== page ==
Most psocids reproduce by mating, with males transferring sperm or sperm packets directly into the reproductive organs of the female. However, reproduction by parthenogenesis (PAR-thuh-no-JEH-nuh-sihs), the development of young from unfertilized eggs, is widespread. Parthenogenetic species produce only females. Eggs are laid singly or in groups. They are placed in the open, covered with silk webbing or with psocid waste material. A few species are viviparous (VAI-vih-pe-rus), or give live birth. The larvae hatch from eggs using a specialized egg-burster. The egg-burster is a bladelike or sawlike structure on the head that cuts through the eggshell as the young larva rocks back and forth inside. The larvae closely resemble the adults but lack wings and are unable to reproduce. They usually molt, or shed their exoskeletons or hard outer coverings, four or five times in four to six weeks before reaching adulthood. Some species molt only three or four times.


Most psocids live in the wild and are seldom, if ever, noticed by humans. However, species common in homes are often considered household pests. They can reproduce rapidly under warm, humid conditions and will become serious pests in foods stored in cupboards and pantries. These species are known to cause sneezing, coughing, itching, and rashes, as well as asthma attacks in sensitive people.


No species of psocids is endangered or threatened. Still, many species, especially those living only on single islands or in caves, could easily become threatened by habitat destruction due to bad weather or human activities.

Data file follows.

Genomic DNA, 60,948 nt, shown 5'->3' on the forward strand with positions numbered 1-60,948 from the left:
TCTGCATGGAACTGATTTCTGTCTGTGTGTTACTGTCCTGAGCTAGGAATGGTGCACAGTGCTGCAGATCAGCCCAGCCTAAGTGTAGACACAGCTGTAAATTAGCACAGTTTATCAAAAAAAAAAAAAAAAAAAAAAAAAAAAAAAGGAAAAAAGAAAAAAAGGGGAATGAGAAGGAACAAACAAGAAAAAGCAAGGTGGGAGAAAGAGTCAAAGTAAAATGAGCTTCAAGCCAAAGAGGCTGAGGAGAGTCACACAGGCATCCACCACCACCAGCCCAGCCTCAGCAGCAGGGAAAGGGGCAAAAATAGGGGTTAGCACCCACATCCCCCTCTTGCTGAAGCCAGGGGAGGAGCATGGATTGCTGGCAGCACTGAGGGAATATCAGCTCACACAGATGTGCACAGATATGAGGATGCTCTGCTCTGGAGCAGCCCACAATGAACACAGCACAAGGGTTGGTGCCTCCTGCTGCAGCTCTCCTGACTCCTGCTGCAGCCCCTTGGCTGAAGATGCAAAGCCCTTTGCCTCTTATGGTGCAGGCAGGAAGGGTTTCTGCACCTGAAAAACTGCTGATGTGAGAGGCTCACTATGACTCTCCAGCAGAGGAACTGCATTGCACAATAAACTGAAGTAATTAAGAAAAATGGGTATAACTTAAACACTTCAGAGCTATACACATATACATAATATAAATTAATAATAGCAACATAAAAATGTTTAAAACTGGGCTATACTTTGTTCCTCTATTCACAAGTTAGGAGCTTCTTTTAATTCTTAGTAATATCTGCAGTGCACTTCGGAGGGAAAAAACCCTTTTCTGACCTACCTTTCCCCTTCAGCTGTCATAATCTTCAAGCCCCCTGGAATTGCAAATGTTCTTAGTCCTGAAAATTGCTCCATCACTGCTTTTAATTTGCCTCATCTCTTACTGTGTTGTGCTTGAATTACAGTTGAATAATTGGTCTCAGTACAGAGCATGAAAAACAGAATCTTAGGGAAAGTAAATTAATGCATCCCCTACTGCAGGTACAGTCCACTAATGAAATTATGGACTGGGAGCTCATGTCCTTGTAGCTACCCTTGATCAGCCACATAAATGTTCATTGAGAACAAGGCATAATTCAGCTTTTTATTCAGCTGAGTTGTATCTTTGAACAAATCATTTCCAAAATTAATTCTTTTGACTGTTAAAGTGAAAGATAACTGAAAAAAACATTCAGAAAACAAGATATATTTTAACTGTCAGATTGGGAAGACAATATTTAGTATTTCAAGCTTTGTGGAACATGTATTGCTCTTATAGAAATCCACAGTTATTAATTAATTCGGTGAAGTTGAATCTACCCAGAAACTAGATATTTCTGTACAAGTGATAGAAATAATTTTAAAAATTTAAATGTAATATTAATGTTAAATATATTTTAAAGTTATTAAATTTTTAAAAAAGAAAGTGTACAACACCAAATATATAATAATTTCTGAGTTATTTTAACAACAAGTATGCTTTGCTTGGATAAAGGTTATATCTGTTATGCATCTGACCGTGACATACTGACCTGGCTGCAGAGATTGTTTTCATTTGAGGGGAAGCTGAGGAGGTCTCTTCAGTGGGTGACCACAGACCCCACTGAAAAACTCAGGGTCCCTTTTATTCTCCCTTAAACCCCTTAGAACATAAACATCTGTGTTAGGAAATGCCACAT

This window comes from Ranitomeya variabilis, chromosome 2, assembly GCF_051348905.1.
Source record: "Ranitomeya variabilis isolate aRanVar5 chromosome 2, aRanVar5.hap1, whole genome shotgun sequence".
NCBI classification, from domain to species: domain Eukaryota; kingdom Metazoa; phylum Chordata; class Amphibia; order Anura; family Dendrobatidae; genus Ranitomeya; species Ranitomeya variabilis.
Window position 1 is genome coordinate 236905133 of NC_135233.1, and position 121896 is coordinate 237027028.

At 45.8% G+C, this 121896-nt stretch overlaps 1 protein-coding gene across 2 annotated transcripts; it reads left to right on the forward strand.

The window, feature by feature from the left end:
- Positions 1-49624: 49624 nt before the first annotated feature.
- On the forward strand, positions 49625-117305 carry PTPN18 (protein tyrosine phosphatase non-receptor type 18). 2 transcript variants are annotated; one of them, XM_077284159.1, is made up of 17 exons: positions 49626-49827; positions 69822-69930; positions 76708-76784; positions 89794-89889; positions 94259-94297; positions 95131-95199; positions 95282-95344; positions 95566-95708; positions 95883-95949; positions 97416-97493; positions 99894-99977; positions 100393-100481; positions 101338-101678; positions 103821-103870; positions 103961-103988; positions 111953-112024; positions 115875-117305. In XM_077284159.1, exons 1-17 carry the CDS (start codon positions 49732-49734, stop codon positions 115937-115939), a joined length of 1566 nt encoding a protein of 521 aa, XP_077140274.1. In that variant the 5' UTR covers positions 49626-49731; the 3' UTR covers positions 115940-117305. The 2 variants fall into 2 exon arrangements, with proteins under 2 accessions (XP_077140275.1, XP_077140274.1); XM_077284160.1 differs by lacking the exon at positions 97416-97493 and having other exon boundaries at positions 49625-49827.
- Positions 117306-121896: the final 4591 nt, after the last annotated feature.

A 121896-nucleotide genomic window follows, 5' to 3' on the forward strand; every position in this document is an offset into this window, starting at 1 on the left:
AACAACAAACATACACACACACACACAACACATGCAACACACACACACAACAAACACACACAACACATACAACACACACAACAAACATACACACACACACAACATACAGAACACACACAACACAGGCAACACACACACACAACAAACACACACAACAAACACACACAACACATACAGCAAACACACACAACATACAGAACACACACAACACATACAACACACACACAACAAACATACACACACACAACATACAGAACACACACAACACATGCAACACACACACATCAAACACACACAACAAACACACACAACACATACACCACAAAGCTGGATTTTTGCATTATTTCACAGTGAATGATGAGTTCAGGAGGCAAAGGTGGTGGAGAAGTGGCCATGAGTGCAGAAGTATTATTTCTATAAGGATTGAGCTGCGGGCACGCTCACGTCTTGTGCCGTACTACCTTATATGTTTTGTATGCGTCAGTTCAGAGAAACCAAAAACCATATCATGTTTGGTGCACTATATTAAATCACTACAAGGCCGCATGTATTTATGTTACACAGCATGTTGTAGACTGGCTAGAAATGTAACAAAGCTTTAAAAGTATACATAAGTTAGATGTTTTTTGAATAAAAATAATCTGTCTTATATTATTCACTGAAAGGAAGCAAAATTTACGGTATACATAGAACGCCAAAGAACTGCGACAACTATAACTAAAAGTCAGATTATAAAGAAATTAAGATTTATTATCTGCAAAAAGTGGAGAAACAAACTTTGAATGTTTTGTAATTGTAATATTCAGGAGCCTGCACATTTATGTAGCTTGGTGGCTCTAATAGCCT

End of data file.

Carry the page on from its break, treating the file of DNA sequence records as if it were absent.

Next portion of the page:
BOOK LOUSE (Liposcelis bostrychophila): SPECIES ACCOUNTS

Physical characteristics: Book lice are small, about 0.04 inches (1 millimeter) in length. They are wingless, somewhat flattened, and are pale brown in color. Each compound eye is made up of seven lenses.

Geographic range: They are found on all continents.

Habitat: Book lice are commonly found in homes and businesses where foods are stored. They also occur in the wild in the nests of birds and other animals.

Diet: They eat funguses and other bits of plant and animal materials.

Behavior and reproduction: Different populations vary in size, color, egg production, and tolerance to insecticides.

Reproduction is by parthenogenesis only. Eggs are laid singly or in small batches and covered with a powdery dust. The larvae molt four times before reaching adulthood.

Book lice and people: Book lice are considered a nuisance when they infest stored foods and libraries. Their presence in the home may also set off allergy and asthma attacks.

Conservation status: This species is not endangered or threatened. ∎



Mockford, E. L. "North American Psocoptera." In Flora & Fauna Handbook, No. 10. Gainesville, FL: Sandhill Crane Press, 1993.

Tavolacci, J., editor. Insects and Spiders of the World. Volume 2: Beetle-Carpet Beetle. New York: Marshall Cavendish, 2003.

Web sites:

Psocids as Pests. (accessed on October 5, 2004).

"Psocoptera. Book lice." Ecowatch. (accessed on October 5, 2004)

Psocoptera. Psocids, barklice, booklice. (accessed on October 5, 2004).